Groundhog Day sounds like a joke, and it usually is. What kind of holiday is named after a rodent named after a pig? There’s little that’s noble about the groundhog, a nervous, sneaky animal that chews up the wiring in people’s cars and decimates gardens when our backs are turned. To mark a major turn of the annual wheel—the change of the seasons from winter to spring—through the character of a cowardly woodchuck is odd at best, but that’s American pop culture for you.
As it happens, my mother grew up in Punxsutawney, Pennsylvania, and all three of her sisters still live there. We made regular pilgrimages when I was growing up. It’s a humble town, far less picturesque than it looks in the Bill Murray movie, and there are garish groundhog statues prominently placed around the hollowed-out business district. I remember one of my aunts showing me a tiny groundhog carved on her high school class ring.
I’ve never witnessed the ritual firsthand, but Groundhog Day in Punxsy (as all the locals call it) centers on a hilltop called Gobbler’s Knob. It involves a clandestine society of groundhog handlers, who put the rodent in the hole in the wee hours of the morning and coax it back out, to see its shadow or not, according to a predetermined script. The handlers wear tuxedos and top hats and preside over a gathering of the inebriated. The rest of the year, Punxsutawney Phil lives in the public library, where you can observe him through a big plate-glass window.
All this is so banal it was easily overwhelmed in the national psyche by the aforementioned movie, which managed to upend the whole notion of time that underpins the holiday. Instead of cyclical time that moves in graceful circles, “Groundhog Day” is now synonymous with time that stutters unnaturally, causing distress and confusion.
But cyclical time is really what it’s all about. Just as we’ve pushed the deep pagan roots of Christmas, Easter, and Halloween below the surface, we’ve forgotten that this time of year has been a holiday, a time observed in ritual, for centuries.
The date of Groundhog Day, February 2, nearly coincides with a date that was significant in Ireland even in Neolithic times, when certain tombs were built to align with the sunrise on that date. Later, February 1 came to be celebrated with a Gaelic tradition called Imbolc, which falls halfway between the winter solstice and the spring equinox. In other words, it’s the time when winter is half over and people start to believe spring may actually come again—something well worth marking in a world where winter means meager food and a true battle with cold.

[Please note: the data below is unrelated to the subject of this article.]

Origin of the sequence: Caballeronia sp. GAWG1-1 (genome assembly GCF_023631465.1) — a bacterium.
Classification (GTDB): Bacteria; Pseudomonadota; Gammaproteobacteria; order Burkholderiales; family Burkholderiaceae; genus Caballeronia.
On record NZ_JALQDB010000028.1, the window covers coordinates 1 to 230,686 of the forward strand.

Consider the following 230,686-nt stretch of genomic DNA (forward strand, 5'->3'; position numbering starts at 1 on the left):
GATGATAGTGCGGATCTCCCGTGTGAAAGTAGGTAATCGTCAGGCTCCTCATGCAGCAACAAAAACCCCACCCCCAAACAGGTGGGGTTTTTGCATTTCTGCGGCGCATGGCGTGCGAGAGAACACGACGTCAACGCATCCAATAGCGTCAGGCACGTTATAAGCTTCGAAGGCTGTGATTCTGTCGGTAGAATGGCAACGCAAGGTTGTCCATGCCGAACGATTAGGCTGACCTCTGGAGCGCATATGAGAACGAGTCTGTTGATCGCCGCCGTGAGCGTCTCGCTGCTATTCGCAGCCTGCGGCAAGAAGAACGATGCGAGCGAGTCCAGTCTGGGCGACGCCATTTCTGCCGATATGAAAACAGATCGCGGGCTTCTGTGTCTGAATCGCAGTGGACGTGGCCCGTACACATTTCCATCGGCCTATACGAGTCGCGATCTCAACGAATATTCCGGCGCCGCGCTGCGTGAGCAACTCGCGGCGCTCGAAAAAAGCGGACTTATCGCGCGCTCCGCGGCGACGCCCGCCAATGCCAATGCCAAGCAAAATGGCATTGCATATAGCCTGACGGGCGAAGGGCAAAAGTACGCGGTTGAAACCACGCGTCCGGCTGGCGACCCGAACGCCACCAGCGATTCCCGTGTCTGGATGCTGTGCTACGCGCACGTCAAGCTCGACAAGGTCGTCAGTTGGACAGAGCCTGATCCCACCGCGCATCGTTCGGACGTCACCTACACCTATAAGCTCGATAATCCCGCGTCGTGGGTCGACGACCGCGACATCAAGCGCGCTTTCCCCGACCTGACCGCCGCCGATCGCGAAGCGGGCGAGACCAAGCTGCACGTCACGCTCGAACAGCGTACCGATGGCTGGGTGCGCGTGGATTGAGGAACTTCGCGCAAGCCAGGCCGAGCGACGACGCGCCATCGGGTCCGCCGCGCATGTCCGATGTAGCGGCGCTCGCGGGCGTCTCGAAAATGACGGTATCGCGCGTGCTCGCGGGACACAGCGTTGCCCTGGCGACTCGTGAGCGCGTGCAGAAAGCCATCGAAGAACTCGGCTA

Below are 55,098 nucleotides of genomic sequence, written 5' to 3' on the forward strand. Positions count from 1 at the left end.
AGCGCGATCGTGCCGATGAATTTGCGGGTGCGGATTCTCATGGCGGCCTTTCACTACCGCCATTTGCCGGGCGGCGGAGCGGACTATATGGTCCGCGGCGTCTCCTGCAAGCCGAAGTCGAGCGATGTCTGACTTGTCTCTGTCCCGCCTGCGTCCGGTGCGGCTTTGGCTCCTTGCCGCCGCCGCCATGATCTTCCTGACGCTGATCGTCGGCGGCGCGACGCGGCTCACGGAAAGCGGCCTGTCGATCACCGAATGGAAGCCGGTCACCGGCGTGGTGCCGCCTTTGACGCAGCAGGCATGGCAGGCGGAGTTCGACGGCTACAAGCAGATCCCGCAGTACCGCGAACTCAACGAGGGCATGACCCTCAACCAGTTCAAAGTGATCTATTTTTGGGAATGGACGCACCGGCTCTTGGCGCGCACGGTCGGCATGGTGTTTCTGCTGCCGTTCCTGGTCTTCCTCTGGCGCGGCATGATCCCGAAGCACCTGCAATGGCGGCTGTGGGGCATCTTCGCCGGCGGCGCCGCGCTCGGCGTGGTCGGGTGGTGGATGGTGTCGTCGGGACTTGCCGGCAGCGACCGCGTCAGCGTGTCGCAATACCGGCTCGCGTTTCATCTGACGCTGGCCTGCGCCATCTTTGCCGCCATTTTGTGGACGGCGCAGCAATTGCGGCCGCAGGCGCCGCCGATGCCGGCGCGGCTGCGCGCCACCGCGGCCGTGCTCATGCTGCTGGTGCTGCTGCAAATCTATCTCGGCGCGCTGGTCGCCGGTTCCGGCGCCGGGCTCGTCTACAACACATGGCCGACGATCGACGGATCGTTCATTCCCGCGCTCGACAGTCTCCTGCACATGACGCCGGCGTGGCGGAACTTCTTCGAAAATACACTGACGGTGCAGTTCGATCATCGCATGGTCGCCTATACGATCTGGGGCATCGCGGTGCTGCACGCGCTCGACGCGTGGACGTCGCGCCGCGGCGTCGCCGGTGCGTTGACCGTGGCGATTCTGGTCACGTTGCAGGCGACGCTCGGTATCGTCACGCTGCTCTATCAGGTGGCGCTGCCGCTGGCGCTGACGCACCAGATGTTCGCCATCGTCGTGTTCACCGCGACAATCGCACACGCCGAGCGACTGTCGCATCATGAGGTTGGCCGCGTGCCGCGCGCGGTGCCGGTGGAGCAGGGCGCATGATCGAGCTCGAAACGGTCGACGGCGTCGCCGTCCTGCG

Imbolc, known as St. Brigid’s Day in Christian times, involved special feasts and fires, and the holiday also had an aspect of divination—predicting the weather based on the behavior of animals. German-speaking parts of Europe maintained similar customs around Candlemas, a feast day falling on February 2; in those places, badgers were the animal thought to indicate the early or late arrival of spring. There was an urge across cultures to ritualize a particular moment in the calendar.
These traditions came to America with various groups of European immigrants, but like so many others, they were made shallow, even cartoonish, through the process of assimilation. We don’t send groups of young girls in white dresses door-to-door anymore, singing hymns to Brigid. Instead, our culture offers jokey news reports about the results from Gobbler’s Knob, and we do our part by not believing them.
Thankfully, regardless of whether we pay any attention or not, the seasons are still there, and still real. We can observe them as closely as we choose to, and the world rewards our attention with finer and finer detail.
Nobody who watches the dance of small seasonal changes—the leafing-out of beech trees, the homecoming of hummingbirds —can fail to realize that the steps are changing. Whereas long-ago generations of humans probably derived comfort and security from marking seasons that behaved predictably throughout their lifetimes, we have the strange, unsettling experience of watching the calendar shift before our eyes. Spring comes earlier now, and for some of us that causes profound anxiety. For me, there’s also a sense of loss for those old traditions that connected people to the seasons in a more elegant way.
I try to remind myself that the essential experience of being human on the earth hasn’t changed. We’re still not in charge. Whatever we make of seasonal shifts—a solemn holy day, a little joke, or an impending catastrophe—it’s still the same story: We live on this planet, conditions change, and we try to make sense of it. And then things change again.